Effective 01 July 2015, the Navy Student Loan Repayment Program (LRP) is suspended as no ratings or programs are currently eligible.

The Navy also reduced the number of ratings and programs currently eligible for an enlistment bonus from 13 to seven. For those who enlist into the Delayed Entry Program on or after July 1, 2015, in the ratings defined in the chart and ship to boot-camp in the corresponding months, are eligible for the listed amounts (payouts occur when established criteria is met (e.g., graduate “A” school, earn NEC, etc., discuss individual rating payout requirements with your recruiter and the rating classifier at the MEPS!)). (Read the rest of the article…)



Baby Felony

Published: July 1st, 2015
Updated: July 1, 2015

A question asked of me this week;

My charge was Burglary of a Dwelling and I was a forced accomplice as an older 18 year had a shotgun at the time he stole from the house and forced me to assist him. I suppose despite that there’s honestly no chance at my waiver being approved despite this being so old and I have held a spotless record since, held a stable job, and been going to college now.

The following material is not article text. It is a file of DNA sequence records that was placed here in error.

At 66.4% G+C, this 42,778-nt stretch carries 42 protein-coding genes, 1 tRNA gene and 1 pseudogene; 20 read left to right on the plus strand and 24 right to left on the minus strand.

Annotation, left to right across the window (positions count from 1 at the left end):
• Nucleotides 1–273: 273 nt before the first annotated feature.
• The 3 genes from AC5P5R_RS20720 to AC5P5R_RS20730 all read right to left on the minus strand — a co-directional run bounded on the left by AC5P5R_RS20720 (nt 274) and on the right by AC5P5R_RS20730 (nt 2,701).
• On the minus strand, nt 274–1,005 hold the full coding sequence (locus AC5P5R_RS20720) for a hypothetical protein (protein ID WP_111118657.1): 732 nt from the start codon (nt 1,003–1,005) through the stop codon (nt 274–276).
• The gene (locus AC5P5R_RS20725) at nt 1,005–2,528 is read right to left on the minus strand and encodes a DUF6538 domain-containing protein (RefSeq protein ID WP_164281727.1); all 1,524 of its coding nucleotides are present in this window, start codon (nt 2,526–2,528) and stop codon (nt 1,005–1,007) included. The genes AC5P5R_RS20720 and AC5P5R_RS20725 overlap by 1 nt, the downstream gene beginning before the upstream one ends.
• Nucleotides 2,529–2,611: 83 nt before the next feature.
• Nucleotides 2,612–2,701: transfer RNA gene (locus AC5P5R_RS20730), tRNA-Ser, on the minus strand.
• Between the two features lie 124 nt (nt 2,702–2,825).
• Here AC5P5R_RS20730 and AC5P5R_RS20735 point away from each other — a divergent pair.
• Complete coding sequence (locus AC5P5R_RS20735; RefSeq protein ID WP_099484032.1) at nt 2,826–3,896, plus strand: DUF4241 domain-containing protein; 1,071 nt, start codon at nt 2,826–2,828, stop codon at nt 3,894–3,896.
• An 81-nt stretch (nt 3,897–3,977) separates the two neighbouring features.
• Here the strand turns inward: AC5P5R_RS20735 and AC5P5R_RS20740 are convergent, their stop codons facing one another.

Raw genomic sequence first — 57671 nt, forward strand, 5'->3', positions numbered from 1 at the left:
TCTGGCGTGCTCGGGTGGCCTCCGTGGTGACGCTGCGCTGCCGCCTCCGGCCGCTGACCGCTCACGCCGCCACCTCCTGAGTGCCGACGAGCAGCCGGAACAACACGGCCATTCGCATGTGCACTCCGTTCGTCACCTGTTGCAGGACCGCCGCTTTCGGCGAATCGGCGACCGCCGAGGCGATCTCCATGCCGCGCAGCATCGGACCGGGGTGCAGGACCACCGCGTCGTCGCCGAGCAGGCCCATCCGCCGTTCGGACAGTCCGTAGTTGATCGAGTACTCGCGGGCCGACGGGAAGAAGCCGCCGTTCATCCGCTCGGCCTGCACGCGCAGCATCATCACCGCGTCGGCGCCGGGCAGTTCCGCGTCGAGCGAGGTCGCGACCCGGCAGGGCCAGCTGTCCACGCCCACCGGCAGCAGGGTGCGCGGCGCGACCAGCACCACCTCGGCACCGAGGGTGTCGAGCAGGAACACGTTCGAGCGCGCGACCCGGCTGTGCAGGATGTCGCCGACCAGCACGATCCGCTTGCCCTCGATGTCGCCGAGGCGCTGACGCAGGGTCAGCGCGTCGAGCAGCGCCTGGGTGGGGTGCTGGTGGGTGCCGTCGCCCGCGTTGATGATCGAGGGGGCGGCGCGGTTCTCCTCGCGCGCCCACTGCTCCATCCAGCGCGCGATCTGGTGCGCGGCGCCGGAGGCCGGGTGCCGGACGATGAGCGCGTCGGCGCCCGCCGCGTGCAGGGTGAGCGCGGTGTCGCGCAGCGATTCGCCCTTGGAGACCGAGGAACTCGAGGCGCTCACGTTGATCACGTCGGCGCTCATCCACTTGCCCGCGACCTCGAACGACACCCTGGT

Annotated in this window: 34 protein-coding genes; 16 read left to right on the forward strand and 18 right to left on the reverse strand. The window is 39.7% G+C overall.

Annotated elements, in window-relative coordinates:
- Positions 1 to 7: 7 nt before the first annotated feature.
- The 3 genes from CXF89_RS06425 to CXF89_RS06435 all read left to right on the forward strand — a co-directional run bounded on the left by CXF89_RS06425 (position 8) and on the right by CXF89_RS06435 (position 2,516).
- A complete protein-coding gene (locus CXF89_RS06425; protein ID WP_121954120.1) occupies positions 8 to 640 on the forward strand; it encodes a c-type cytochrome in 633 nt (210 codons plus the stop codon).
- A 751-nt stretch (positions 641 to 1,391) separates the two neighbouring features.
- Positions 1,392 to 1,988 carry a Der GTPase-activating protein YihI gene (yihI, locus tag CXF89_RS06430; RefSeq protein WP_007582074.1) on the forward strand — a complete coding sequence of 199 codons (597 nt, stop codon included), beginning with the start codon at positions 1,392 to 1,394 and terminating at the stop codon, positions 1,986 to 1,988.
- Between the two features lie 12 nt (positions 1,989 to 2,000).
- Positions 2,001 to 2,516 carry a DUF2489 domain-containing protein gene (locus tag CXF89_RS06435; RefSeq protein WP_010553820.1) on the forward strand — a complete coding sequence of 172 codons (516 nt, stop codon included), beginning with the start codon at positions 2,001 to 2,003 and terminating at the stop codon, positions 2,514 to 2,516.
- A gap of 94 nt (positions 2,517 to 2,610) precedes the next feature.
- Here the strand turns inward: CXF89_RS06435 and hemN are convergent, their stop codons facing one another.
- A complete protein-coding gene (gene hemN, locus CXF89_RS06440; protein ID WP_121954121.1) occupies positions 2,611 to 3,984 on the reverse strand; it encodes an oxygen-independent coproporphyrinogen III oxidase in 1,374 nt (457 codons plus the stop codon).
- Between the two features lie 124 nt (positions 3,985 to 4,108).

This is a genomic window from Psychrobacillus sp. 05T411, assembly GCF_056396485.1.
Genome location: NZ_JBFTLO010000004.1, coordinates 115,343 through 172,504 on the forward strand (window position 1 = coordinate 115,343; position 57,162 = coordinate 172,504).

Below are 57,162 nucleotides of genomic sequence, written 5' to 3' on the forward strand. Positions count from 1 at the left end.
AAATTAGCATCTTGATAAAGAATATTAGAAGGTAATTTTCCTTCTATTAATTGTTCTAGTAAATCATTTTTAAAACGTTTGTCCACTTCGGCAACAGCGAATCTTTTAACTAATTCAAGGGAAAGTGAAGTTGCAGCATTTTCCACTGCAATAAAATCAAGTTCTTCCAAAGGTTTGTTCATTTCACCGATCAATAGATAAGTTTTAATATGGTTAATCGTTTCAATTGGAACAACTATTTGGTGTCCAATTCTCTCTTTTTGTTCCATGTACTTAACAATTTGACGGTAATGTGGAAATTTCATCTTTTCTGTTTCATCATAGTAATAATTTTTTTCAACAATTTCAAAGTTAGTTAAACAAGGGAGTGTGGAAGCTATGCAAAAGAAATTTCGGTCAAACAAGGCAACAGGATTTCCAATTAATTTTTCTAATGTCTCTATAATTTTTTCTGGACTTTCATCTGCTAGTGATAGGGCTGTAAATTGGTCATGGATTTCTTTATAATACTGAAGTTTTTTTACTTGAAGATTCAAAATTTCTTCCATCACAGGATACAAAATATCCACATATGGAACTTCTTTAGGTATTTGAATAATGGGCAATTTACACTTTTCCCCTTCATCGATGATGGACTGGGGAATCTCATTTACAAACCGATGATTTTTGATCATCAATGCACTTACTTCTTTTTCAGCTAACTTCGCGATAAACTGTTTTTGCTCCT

With little else to go on, and with today’s recruiting climate, the only answer is, “right, there is no chance for your waiver to be approved because, currently, Major Misconduct Offenses are not being considered at this time.” But, should that be the right answer for every case?

What if the person (Read the rest of the article…)



Navy Jobs for the Third Quarter FY 2015

Published: April 20th, 2015
Updated: April 20, 2015

Released today and dated April 15, 2015, COMNAVCRUITCOMNOTE 1650, “ADMIRAL’S ACCELERATOR AWARD 3RD QUARTER, FY15″ is a quarterly award that provides, in part, an incentive for recruiters and job classifiers to fill ratings and programs that could use a boost in qualified personnel. The current guidance runs from April 1 through June 30, 2015 (the third quarter of the fiscal year). Of course, any rating could be available on any day, but due to the emphasis, the following ratings and programs listed should have a higher visibility.